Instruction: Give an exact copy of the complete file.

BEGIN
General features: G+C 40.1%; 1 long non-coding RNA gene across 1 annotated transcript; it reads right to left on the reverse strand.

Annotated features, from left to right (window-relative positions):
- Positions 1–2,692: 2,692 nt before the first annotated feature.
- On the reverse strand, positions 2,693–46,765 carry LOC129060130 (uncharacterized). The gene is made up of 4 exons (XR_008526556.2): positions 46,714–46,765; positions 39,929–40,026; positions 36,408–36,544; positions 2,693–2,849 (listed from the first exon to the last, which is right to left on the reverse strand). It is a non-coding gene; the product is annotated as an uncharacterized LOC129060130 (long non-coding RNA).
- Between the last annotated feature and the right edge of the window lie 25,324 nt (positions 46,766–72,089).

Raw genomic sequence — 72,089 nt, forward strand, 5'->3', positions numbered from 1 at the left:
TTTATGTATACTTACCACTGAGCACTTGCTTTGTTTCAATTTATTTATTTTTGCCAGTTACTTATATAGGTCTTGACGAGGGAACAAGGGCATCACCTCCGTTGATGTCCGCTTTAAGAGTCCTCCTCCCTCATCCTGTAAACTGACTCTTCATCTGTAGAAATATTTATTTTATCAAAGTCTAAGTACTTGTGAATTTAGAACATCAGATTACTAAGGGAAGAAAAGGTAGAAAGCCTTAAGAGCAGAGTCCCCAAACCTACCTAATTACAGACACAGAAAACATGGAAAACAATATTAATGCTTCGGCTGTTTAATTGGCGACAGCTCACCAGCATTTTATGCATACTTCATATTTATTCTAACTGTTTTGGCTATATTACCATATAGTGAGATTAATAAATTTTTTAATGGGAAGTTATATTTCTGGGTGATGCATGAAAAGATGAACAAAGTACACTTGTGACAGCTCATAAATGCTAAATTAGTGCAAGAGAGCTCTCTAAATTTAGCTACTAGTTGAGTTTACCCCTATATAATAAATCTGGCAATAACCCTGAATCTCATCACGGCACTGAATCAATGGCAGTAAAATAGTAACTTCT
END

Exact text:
General features: G+C 40.1%; 1 long non-coding RNA gene across 1 annotated transcript; it reads right to left on the reverse strand.

Annotated features, from left to right (window-relative positions):
- Positions 1–2,692: 2,692 nt before the first annotated feature.
- On the reverse strand, positions 2,693–46,765 carry LOC129060130 (uncharacterized). The gene is made up of 4 exons (XR_008526556.2): positions 46,714–46,765; positions 39,929–40,026; positions 36,408–36,544; positions 2,693–2,849 (listed from the first exon to the last, which is right to left on the reverse strand). It is a non-coding gene; the product is annotated as an uncharacterized LOC129060130 (long non-coding RNA).
- Between the last annotated feature and the right edge of the window lie 25,324 nt (positions 46,766–72,089).

Raw genomic sequence — 72,089 nt, forward strand, 5'->3', positions numbered from 1 at the left:
TTTATGTATACTTACCACTGAGCACTTGCTTTGTTTCAATTTATTTATTTTTGCCAGTTACTTATATAGGTCTTGACGAGGGAACAAGGGCATCACCTCCGTTGATGTCCGCTTTAAGAGTCCTCCTCCCTCATCCTGTAAACTGACTCTTCATCTGTAGAAATATTTATTTTATCAAAGTCTAAGTACTTGTGAATTTAGAACATCAGATTACTAAGGGAAGAAAAGGTAGAAAGCCTTAAGAGCAGAGTCCCCAAACCTACCTAATTACAGACACAGAAAACATGGAAAACAATATTAATGCTTCGGCTGTTTAATTGGCGACAGCTCACCAGCATTTTATGCATACTTCATATTTATTCTAACTGTTTTGGCTATATTACCATATAGTGAGATTAATAAATTTTTTAATGGGAAGTTATATTTCTGGGTGATGCATGAAAAGATGAACAAAGTACACTTGTGACAGCTCATAAATGCTAAATTAGTGCAAGAGAGCTCTCTAAATTTAGCTACTAGTTGAGTTTACCCCTATATAATAAATCTGGCAATAACCCTGAATCTCATCACGGCACTGAATCAATGGCAGTAAAATAGTAACTTCT